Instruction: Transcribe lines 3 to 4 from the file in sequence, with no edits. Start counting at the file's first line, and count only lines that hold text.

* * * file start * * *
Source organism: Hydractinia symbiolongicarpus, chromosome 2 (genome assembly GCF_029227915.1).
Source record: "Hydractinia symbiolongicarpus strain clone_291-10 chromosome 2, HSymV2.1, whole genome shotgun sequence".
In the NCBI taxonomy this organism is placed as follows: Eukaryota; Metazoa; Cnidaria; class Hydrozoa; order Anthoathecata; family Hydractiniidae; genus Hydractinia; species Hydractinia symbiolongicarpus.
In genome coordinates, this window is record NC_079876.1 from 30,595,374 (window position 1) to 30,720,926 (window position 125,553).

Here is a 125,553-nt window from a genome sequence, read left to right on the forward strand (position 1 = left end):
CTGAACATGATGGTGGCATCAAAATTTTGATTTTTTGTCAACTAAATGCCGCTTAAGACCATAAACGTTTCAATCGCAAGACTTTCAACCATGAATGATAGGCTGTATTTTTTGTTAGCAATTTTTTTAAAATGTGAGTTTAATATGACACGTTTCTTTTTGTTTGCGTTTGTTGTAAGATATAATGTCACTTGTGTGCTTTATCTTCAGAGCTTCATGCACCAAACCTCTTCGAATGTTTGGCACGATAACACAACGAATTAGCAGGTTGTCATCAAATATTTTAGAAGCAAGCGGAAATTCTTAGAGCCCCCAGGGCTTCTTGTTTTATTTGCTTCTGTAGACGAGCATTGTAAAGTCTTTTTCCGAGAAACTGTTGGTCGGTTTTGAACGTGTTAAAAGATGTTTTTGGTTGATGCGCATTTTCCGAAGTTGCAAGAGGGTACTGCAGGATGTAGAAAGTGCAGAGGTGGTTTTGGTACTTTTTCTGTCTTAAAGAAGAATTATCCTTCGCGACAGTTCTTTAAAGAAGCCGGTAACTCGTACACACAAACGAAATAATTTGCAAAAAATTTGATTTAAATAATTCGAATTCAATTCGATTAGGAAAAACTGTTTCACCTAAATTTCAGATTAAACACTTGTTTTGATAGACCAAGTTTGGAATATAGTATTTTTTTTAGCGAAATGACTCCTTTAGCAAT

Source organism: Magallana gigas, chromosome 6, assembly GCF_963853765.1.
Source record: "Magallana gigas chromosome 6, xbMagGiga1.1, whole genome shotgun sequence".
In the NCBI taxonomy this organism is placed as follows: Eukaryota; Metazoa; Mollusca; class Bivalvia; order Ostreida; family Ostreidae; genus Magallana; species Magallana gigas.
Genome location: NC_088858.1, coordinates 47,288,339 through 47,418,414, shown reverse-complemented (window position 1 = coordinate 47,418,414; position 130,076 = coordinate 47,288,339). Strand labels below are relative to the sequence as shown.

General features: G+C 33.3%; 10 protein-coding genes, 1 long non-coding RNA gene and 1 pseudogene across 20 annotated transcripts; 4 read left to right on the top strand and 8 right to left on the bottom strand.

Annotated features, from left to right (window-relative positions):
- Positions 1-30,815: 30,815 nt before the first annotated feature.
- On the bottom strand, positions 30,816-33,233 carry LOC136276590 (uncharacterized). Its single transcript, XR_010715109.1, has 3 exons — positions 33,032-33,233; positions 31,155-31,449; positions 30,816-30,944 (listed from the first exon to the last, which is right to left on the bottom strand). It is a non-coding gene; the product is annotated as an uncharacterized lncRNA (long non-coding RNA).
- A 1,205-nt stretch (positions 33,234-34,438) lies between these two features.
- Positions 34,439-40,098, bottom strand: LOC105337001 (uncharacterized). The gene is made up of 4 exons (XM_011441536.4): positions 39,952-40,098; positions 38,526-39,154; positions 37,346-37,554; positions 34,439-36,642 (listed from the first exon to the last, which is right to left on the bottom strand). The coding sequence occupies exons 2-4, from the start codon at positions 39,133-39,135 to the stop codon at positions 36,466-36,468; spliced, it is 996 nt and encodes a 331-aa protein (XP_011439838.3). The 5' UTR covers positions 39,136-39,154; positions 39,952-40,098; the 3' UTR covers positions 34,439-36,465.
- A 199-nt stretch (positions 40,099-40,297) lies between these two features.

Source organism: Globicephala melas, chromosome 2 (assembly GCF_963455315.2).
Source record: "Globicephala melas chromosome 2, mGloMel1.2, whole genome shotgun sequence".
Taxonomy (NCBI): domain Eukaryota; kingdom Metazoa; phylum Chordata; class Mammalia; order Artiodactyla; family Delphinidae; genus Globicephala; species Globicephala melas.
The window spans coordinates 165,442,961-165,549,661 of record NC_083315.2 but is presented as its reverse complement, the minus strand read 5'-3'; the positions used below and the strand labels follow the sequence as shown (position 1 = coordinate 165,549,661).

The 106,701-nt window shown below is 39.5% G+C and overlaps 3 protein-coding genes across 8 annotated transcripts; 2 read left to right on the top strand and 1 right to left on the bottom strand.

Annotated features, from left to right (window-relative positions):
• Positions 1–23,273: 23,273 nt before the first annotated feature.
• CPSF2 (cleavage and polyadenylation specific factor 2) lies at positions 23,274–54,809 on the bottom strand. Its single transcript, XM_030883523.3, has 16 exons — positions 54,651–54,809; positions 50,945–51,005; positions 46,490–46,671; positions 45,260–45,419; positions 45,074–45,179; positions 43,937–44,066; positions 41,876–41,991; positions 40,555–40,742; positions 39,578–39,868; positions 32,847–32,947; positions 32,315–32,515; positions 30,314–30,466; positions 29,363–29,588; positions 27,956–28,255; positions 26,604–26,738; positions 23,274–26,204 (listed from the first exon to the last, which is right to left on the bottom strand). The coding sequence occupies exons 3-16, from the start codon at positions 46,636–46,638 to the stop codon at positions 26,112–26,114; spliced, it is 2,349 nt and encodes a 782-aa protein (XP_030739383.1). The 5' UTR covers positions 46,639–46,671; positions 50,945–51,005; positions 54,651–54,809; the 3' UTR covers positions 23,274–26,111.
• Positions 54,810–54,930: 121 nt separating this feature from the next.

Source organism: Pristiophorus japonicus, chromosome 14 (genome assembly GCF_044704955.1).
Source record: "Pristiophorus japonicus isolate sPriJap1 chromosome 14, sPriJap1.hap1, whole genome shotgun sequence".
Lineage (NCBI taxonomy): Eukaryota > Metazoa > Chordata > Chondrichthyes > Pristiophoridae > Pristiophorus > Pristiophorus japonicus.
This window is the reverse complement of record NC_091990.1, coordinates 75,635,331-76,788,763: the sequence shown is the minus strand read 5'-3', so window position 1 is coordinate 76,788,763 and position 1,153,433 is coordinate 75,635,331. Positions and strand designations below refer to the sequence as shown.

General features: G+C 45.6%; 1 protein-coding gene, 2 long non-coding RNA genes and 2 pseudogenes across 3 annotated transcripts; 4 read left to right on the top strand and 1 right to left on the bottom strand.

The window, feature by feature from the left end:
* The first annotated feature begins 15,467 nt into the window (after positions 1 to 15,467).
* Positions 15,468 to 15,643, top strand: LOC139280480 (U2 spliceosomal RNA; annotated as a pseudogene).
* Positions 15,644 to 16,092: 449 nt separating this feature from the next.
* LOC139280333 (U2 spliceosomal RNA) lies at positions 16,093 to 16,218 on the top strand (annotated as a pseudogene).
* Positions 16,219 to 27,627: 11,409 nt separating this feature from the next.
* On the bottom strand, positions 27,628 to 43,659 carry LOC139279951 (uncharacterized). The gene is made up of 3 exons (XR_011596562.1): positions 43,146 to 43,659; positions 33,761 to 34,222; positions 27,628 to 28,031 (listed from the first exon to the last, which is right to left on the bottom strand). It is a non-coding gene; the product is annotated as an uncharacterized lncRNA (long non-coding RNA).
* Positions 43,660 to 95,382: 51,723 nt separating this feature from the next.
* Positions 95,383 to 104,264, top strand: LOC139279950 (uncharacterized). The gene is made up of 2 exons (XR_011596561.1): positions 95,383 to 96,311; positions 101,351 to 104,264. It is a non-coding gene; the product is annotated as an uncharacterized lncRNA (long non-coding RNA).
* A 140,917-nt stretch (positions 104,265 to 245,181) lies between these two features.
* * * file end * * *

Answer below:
In the NCBI taxonomy this organism is placed as follows: Eukaryota; Metazoa; Cnidaria; class Hydrozoa; order Anthoathecata; family Hydractiniidae; genus Hydractinia; species Hydractinia symbiolongicarpus.
In genome coordinates, this window is record NC_079876.1 from 30,595,374 (window position 1) to 30,720,926 (window position 125,553).